Observe the child’s interactions with familiar cause-and-effect toys. Alternatively, look at the child’s interaction in familiar face-to-face games.
If the child has no cause-and-effect toys bring one (pop-up box, toy with buttons and sounds). In face-to-face games, ask the adult to prepare for the game and then wait for the child to move the adult’s hands or initiate the game in some way.
Watch for the child to go directly for the activating mechanism on the cause-and-effect toy. This will indicate expectation of a result. When the child initiates the face-to-face game, this also indicates expectation of a result.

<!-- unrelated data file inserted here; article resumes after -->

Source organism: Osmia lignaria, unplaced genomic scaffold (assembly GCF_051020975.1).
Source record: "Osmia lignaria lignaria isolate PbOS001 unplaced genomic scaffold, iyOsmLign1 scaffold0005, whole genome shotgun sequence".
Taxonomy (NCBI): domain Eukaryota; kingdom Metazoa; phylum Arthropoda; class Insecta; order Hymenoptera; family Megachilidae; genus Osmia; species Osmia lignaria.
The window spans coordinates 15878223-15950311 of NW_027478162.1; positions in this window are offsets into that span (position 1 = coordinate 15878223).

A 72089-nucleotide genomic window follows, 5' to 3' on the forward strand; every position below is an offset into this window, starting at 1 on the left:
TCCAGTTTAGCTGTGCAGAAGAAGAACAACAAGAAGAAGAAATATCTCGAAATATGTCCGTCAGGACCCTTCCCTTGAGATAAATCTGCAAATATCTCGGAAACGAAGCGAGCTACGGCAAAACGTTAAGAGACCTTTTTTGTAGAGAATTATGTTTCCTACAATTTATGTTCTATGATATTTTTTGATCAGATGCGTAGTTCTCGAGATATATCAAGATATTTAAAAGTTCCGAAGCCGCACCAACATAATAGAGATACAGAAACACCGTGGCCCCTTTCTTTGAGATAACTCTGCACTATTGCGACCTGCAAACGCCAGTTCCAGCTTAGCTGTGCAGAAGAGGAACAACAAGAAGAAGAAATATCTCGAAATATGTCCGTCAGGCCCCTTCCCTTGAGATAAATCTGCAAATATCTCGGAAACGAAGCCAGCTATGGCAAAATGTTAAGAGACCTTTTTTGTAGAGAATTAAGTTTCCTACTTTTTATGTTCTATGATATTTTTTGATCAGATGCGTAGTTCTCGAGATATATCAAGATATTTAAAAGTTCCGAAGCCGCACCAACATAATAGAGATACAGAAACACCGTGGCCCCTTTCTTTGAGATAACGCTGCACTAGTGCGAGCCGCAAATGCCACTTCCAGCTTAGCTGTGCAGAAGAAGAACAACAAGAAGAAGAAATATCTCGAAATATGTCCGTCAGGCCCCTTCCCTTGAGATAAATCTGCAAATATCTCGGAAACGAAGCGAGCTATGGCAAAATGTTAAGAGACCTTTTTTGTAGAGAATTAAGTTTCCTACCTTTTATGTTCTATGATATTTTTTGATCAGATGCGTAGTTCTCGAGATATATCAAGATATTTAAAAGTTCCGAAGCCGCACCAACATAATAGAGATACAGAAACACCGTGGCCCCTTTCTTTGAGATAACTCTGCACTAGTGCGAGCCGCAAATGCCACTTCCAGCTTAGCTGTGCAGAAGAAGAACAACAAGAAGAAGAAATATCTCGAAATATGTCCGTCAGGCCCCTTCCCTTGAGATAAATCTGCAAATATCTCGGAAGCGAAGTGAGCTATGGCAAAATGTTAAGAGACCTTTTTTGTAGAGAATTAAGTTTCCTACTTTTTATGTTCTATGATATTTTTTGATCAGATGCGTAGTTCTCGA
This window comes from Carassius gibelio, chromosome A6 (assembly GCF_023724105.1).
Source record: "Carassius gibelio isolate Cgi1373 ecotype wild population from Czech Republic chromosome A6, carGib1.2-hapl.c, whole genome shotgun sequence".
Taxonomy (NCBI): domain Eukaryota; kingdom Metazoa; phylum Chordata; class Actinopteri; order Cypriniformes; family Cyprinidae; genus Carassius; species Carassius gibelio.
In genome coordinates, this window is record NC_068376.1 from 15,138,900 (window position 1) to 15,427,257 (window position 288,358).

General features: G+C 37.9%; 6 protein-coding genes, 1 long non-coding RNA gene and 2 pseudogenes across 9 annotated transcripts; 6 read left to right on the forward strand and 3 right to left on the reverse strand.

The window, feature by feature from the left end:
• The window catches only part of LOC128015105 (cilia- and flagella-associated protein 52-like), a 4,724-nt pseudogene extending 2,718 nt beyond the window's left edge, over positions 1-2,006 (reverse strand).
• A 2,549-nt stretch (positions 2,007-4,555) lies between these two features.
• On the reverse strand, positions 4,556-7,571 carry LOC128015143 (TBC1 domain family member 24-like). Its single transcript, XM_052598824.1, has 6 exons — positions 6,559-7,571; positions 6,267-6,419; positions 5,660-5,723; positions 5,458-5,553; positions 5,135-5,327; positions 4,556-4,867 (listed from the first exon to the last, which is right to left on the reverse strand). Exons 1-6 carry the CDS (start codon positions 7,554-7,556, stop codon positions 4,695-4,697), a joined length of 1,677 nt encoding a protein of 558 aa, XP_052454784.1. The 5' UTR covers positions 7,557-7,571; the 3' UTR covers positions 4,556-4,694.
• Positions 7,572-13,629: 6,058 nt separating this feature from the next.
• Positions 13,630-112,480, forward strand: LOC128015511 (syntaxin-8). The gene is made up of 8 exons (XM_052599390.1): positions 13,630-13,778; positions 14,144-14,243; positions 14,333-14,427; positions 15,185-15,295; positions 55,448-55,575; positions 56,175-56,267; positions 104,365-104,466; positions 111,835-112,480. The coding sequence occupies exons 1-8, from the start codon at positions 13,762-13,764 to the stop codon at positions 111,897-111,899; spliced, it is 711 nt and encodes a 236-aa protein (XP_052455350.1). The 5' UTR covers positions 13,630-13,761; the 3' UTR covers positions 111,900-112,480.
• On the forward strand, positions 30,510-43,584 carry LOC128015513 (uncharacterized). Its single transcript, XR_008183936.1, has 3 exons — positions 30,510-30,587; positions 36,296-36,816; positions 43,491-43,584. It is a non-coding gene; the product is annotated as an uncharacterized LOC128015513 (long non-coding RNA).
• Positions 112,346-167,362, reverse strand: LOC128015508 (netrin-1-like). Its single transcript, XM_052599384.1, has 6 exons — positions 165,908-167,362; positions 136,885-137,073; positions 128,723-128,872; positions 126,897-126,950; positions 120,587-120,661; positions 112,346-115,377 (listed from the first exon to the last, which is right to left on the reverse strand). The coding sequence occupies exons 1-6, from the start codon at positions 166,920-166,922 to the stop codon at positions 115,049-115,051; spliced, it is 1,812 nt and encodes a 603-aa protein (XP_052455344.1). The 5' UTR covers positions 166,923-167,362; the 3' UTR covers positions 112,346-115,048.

Infants gain self-confidence as they learn they can predict the consequences of their actions. It is important to communicate this to parents and encourage them to let infants experiment with making things happen with things around the house (e.g., pull on the faucet handle, pull the light switch).
North Carolina Department of Public Instruction, 2015
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